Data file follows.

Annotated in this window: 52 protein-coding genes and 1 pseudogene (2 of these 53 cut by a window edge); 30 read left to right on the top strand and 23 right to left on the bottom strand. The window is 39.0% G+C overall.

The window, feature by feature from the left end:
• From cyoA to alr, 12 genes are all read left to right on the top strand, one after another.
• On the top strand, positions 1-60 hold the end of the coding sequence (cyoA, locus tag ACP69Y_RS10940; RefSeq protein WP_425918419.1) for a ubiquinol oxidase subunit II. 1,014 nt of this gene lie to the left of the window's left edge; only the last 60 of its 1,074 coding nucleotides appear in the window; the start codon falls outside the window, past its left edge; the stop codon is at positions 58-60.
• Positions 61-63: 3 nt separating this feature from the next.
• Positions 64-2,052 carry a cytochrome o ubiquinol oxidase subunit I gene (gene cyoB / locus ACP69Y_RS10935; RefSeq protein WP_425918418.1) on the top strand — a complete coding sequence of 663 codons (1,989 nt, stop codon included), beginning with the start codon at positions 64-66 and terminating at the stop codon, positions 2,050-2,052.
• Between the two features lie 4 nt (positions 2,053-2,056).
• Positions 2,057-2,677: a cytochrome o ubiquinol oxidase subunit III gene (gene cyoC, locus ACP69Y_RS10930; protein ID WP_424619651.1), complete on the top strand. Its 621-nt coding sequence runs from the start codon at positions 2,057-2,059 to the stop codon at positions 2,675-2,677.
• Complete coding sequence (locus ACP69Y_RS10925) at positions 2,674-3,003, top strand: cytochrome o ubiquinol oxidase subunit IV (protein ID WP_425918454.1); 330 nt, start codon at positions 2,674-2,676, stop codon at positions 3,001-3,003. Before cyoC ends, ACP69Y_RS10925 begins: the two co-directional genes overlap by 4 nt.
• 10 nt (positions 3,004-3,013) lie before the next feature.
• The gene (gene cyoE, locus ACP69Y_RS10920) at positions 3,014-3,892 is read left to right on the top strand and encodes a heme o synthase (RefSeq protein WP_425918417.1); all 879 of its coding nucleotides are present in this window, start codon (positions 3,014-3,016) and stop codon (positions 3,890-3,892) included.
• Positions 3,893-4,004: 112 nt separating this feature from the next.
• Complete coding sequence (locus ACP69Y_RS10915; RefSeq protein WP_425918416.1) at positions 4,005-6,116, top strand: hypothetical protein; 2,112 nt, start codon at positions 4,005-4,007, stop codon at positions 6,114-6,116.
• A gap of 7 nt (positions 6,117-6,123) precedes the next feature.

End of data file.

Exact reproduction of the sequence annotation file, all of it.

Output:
Annotated in this window: 52 protein-coding genes and 1 pseudogene (2 of these 53 cut by a window edge); 30 read left to right on the top strand and 23 right to left on the bottom strand. The window is 39.0% G+C overall.

The window, feature by feature from the left end:
• From cyoA to alr, 12 genes are all read left to right on the top strand, one after another.
• On the top strand, positions 1-60 hold the end of the coding sequence (cyoA, locus tag ACP69Y_RS10940; RefSeq protein WP_425918419.1) for a ubiquinol oxidase subunit II. 1,014 nt of this gene lie to the left of the window's left edge; only the last 60 of its 1,074 coding nucleotides appear in the window; the start codon falls outside the window, past its left edge; the stop codon is at positions 58-60.
• Positions 61-63: 3 nt separating this feature from the next.
• Positions 64-2,052 carry a cytochrome o ubiquinol oxidase subunit I gene (gene cyoB / locus ACP69Y_RS10935; RefSeq protein WP_425918418.1) on the top strand — a complete coding sequence of 663 codons (1,989 nt, stop codon included), beginning with the start codon at positions 64-66 and terminating at the stop codon, positions 2,050-2,052.
• Between the two features lie 4 nt (positions 2,053-2,056).
• Positions 2,057-2,677: a cytochrome o ubiquinol oxidase subunit III gene (gene cyoC, locus ACP69Y_RS10930; protein ID WP_424619651.1), complete on the top strand. Its 621-nt coding sequence runs from the start codon at positions 2,057-2,059 to the stop codon at positions 2,675-2,677.
• Complete coding sequence (locus ACP69Y_RS10925) at positions 2,674-3,003, top strand: cytochrome o ubiquinol oxidase subunit IV (protein ID WP_425918454.1); 330 nt, start codon at positions 2,674-2,676, stop codon at positions 3,001-3,003. Before cyoC ends, ACP69Y_RS10925 begins: the two co-directional genes overlap by 4 nt.
• 10 nt (positions 3,004-3,013) lie before the next feature.
• The gene (gene cyoE, locus ACP69Y_RS10920) at positions 3,014-3,892 is read left to right on the top strand and encodes a heme o synthase (RefSeq protein WP_425918417.1); all 879 of its coding nucleotides are present in this window, start codon (positions 3,014-3,016) and stop codon (positions 3,890-3,892) included.
• Positions 3,893-4,004: 112 nt separating this feature from the next.
• Complete coding sequence (locus ACP69Y_RS10915; RefSeq protein WP_425918416.1) at positions 4,005-6,116, top strand: hypothetical protein; 2,112 nt, start codon at positions 4,005-4,007, stop codon at positions 6,114-6,116.
• A gap of 7 nt (positions 6,117-6,123) precedes the next feature.